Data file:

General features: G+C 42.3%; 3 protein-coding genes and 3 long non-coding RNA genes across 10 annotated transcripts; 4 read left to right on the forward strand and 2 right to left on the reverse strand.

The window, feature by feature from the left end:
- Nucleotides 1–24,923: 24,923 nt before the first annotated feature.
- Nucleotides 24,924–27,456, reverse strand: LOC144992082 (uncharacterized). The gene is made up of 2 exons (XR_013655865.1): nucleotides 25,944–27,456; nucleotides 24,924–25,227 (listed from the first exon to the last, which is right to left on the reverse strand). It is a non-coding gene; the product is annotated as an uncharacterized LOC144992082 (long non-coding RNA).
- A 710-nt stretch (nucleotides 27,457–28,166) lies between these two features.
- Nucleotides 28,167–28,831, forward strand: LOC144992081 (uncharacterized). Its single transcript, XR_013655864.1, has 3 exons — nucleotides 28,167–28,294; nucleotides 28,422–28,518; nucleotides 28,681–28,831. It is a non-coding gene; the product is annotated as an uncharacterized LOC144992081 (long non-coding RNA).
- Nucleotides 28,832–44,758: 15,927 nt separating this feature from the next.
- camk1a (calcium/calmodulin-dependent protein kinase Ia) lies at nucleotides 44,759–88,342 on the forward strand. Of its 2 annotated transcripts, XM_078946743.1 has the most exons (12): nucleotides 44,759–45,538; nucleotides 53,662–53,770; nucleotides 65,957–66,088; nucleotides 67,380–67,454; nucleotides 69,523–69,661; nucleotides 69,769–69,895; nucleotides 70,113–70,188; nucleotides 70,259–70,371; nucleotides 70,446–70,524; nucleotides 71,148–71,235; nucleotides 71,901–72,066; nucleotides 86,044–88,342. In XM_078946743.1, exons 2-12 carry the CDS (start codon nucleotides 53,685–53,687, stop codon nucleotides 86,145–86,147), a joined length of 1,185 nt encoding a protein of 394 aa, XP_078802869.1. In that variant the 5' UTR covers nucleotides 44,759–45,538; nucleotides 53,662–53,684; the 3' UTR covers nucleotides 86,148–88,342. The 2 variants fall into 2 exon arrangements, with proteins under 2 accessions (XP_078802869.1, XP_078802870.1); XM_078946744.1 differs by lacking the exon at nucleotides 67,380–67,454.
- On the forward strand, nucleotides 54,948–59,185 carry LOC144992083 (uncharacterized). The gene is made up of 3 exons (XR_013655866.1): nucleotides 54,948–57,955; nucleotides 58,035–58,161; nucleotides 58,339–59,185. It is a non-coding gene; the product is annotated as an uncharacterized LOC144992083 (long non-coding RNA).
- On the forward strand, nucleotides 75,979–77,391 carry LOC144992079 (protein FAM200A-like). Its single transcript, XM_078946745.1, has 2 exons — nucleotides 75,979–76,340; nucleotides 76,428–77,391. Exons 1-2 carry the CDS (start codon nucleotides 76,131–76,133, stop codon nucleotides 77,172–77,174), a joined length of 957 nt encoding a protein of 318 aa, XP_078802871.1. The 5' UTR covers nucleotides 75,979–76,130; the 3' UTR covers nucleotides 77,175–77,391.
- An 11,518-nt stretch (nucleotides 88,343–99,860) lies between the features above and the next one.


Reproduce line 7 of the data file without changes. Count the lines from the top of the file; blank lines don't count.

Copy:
- Nucleotides 28,832–44,758: 15,927 nt separating this feature from the next.